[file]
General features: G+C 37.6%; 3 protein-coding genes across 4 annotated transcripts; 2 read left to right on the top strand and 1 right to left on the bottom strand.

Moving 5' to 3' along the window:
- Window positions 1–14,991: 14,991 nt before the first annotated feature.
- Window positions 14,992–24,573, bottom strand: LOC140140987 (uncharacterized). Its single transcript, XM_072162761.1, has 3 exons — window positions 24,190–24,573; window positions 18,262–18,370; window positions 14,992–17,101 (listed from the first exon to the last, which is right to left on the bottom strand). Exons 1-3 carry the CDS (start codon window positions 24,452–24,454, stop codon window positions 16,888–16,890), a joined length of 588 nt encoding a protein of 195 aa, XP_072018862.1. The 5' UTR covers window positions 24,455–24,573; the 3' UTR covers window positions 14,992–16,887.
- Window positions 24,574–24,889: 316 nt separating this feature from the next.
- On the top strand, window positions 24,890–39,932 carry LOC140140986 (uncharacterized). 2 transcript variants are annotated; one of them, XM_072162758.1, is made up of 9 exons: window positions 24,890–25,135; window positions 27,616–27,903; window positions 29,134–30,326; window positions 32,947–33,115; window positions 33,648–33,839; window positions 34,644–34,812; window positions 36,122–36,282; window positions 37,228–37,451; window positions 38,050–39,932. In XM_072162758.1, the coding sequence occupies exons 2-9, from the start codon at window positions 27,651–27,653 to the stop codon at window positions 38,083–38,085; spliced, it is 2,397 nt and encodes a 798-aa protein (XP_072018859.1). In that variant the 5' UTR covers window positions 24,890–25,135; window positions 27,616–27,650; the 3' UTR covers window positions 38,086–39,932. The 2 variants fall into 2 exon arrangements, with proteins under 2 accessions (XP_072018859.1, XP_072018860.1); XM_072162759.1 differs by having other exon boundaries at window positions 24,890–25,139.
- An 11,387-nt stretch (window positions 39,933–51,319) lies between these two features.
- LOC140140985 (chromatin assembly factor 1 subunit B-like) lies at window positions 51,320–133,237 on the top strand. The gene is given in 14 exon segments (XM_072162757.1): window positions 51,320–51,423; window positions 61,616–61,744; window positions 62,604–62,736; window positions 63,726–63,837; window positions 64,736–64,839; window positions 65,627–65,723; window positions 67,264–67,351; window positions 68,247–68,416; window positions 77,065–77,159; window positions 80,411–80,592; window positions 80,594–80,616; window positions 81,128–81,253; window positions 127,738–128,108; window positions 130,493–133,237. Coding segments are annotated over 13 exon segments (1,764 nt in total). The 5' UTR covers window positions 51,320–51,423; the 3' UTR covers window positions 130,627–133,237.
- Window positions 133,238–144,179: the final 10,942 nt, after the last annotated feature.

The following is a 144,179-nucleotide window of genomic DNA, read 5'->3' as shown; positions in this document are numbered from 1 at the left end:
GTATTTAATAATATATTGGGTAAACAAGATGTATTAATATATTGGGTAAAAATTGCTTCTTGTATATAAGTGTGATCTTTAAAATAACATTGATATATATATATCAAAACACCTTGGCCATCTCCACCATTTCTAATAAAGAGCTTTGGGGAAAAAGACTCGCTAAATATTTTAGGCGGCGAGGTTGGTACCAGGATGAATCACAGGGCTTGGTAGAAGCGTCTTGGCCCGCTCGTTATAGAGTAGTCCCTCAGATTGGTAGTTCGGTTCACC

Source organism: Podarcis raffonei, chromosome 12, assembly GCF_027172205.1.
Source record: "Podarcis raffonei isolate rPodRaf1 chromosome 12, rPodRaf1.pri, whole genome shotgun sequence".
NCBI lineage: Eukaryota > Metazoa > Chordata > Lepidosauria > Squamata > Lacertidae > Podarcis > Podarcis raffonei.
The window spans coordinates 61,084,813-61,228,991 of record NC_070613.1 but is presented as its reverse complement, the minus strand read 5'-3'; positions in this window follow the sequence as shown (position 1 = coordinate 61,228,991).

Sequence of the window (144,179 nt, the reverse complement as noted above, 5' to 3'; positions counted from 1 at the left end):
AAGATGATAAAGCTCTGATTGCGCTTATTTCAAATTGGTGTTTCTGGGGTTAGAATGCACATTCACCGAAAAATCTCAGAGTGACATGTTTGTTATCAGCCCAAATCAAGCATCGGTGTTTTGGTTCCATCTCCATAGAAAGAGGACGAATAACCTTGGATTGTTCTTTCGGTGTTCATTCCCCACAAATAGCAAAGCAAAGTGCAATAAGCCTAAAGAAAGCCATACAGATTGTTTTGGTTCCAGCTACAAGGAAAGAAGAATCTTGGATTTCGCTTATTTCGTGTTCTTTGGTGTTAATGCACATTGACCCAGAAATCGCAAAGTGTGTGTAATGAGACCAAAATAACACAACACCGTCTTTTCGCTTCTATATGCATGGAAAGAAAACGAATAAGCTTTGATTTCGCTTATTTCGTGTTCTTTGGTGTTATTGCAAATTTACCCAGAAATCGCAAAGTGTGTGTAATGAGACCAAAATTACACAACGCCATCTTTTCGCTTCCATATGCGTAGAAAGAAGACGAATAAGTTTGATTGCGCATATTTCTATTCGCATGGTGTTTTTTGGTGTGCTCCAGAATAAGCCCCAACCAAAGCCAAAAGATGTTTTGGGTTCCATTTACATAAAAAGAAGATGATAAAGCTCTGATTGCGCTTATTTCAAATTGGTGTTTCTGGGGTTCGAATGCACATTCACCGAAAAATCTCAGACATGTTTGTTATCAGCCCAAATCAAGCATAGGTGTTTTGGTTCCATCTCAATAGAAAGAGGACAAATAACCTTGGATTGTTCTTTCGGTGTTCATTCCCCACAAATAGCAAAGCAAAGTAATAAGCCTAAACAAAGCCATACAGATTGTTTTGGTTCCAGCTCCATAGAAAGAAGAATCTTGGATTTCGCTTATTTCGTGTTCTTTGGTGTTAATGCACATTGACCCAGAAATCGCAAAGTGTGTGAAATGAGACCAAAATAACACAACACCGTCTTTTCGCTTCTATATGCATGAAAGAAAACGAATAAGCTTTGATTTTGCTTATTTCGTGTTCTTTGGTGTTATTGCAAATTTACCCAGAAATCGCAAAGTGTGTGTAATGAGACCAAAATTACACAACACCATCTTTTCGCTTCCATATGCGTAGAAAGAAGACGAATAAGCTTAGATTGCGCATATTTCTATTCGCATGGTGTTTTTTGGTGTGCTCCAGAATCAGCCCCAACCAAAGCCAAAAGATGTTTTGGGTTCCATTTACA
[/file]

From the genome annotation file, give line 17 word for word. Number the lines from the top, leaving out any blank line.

AAGATGATAAAGCTCTGATTGCGCTTATTTCAAATTGGTGTTTCTGGGGTTAGAATGCACATTCACCGAAAAATCTCAGAGTGACATGTTTGTTATCAGCCCAAATCAAGCATCGGTGTTTTGGTTCCATCTCCATAGAAAGAGGACGAATAACCTTGGATTGTTCTTTCGGTGTTCATTCCCCACAAATAGCAAAGCAAAGTGCAATAAGCCTAAAGAAAGCCATACAGATTGTTTTGGTTCCAGCTACAAGGAAAGAAGAATCTTGGATTTCGCTTATTTCGTGTTCTTTGGTGTTAATGCACATTGACCCAGAAATCGCAAAGTGTGTGTAATGAGACCAAAATAACACAACACCGTCTTTTCGCTTCTATATGCATGGAAAGAAAACGAATAAGCTTTGATTTCGCTTATTTCGTGTTCTTTGGTGTTATTGCAAATTTACCCAGAAATCGCAAAGTGTGTGTAATGAGACCAAAATTACACAACGCCATCTTTTCGCTTCCATATGCGTAGAAAGAAGACGAATAAGTTTGATTGCGCATATTTCTATTCGCATGGTGTTTTTTGGTGTGCTCCAGAATAAGCCCCAACCAAAGCCAAAAGATGTTTTGGGTTCCATTTACATAAAAAGAAGATGATAAAGCTCTGATTGCGCTTATTTCAAATTGGTGTTTCTGGGGTTCGAATGCACATTCACCGAAAAATCTCAGACATGTTTGTTATCAGCCCAAATCAAGCATAGGTGTTTTGGTTCCATCTCAATAGAAAGAGGACAAATAACCTTGGATTGTTCTTTCGGTGTTCATTCCCCACAAATAGCAAAGCAAAGTAATAAGCCTAAACAAAGCCATACAGATTGTTTTGGTTCCAGCTCCATAGAAAGAAGAATCTTGGATTTCGCTTATTTCGTGTTCTTTGGTGTTAATGCACATTGACCCAGAAATCGCAAAGTGTGTGAAATGAGACCAAAATAACACAACACCGTCTTTTCGCTTCTATATGCATGAAAGAAAACGAATAAGCTTTGATTTTGCTTATTTCGTGTTCTTTGGTGTTATTGCAAATTTACCCAGAAATCGCAAAGTGTGTGTAATGAGACCAAAATTACACAACACCATCTTTTCGCTTCCATATGCGTAGAAAGAAGACGAATAAGCTTAGATTGCGCATATTTCTATTCGCATGGTGTTTTTTGGTGTGCTCCAGAATCAGCCCCAACCAAAGCCAAAAGATGTTTTGGGTTCCATTTACA